Barak and Arafat both convey their encouragement to Carter for his budding fluency in Arabic, and the serious discussion begins. It continues for several days, with each day's meetings accomplishing more than those of the day before.
fter the talks conclude, the Middle Eastern leaders return to Israel with new plans for a peace settlement between the Israeli Jews and the Palestinians. The agreement assures the right of Palestinian refugees to return to their homeland in exchange for a Palestinian declaration of Israel as a permanent Jewish state, in which Jews can continue to settle and prosper. When housing runs short, Jimmy Carter lends his assistance again -- this time as a carpenter with Habitat for Humanity. Israeli and Palestinian leaders create a bicultural committee comprising moderate Jewish and Muslim religious leaders and historical scholars to oversee the protection and maintenance of the holy compound known to Jews as the Temple Mount and to Arabs as Haram al-Sharif. The Palestinian people are finally awarded sovereignty and control over their natural resources, and Israeli Jews and Palestinians are gradually integrated in neighborhoods, schools, workplaces, the government, and the army. This peaceful integration is expected to continue through future generations, as Israeli and Palestinian young people participate in educational and cultural-understanding projects modeled on the Seeds of Peace program. The Israeli army lays down its weapons against the Palestinians, and the Palestinians are happy to toss aside their rocks now that they have access to freedom, resources, and opportunity. The leaders of the two peoples establish an annual day of mourning for those who died during the conflict. The rest of the world looks to this small but diverse region as an example of successful peacemaking and coexistence.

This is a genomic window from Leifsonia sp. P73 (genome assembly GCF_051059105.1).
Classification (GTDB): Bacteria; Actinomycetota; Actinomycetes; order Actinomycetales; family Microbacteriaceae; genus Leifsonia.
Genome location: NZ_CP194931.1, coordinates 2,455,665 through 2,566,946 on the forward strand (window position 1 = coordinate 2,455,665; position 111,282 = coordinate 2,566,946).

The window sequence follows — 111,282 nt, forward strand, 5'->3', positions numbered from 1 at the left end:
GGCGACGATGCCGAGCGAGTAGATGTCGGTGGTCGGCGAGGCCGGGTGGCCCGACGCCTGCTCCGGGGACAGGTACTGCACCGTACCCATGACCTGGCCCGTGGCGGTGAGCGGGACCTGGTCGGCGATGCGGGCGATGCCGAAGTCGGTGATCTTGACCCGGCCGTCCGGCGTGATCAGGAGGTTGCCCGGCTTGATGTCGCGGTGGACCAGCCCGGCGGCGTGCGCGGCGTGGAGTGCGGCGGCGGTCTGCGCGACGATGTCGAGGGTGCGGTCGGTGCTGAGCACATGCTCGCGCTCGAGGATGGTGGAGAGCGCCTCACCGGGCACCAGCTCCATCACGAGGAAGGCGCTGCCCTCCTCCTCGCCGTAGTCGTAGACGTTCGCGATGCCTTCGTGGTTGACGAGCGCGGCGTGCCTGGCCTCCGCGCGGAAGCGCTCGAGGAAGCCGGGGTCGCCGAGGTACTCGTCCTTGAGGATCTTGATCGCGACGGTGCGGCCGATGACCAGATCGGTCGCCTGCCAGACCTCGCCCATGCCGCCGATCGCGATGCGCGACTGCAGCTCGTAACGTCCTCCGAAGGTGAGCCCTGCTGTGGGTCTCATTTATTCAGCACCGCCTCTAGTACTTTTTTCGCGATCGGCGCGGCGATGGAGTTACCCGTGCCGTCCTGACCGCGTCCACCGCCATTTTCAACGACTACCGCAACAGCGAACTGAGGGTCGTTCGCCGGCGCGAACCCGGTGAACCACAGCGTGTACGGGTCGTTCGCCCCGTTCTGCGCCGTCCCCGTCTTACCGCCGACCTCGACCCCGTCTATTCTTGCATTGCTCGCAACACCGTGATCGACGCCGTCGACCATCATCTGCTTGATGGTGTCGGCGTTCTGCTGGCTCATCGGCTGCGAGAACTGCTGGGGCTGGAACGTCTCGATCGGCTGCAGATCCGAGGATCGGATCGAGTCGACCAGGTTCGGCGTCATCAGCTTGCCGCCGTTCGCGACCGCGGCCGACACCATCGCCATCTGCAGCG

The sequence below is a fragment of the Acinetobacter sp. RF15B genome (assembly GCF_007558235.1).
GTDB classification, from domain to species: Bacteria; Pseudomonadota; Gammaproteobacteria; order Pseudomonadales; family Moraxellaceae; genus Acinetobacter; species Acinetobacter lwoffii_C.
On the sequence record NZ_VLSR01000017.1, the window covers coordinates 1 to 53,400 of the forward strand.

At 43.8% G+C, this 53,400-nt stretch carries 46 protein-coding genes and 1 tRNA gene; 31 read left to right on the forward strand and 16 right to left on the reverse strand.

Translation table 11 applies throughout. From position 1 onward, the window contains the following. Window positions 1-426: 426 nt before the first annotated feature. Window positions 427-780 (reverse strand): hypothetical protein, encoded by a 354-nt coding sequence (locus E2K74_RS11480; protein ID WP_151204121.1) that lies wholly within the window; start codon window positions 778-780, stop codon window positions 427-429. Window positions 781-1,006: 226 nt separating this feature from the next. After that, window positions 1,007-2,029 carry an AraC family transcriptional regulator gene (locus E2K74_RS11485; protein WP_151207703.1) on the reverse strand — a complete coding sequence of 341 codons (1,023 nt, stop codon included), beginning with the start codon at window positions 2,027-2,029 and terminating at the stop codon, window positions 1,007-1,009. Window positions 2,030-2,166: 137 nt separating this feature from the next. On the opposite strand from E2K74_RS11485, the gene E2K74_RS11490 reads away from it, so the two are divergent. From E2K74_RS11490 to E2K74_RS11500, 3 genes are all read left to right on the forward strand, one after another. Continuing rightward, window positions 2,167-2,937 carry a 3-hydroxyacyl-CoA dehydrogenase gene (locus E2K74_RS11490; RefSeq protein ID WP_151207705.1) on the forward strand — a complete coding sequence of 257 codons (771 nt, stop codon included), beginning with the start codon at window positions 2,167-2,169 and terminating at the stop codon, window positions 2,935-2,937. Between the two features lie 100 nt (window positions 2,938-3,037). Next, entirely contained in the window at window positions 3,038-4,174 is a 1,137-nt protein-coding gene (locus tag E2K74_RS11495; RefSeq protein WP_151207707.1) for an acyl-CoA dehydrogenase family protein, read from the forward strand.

eanwhile, back in the U.S., George W. is caught snorting cocaine in the men's bathroom of the Pentagon and is promptly impeached for breaking his own draconian anti-drug laws. Upon hearing this news, Vice President Dick Cheney is so overwhelmed by excitement that he has heart attack -- this time a more serious one that renders him incapacitated to serve as President. Next in line, Speaker of the House Denny Hastert retires unexpectedly and passes the baton to President Pro Tempore of the Senate Strom Thurmond, who is deemed, by an official board of gerontological psychiatrists, mentally incompetent after showing up in the Capitol building without his shoes on. Due to concerns of Secretary of State Colin Powell using executive powers to bomb various foreign nations just for the heck of it, the Democrats get their act together and stage a coup to circumvent the Presidential Succession Law of 1947. A popular election is held, and Hillary Clinton becomes the new President. Hillary turns out to have more integrity than her sellout husband did, as many people had predicted she would. Former President Bill Clinton agrees with this assessment when asked about it by a guest on his NBC talk show.
Copyright © 2001 Mariva H. Aviram. All rights reserved.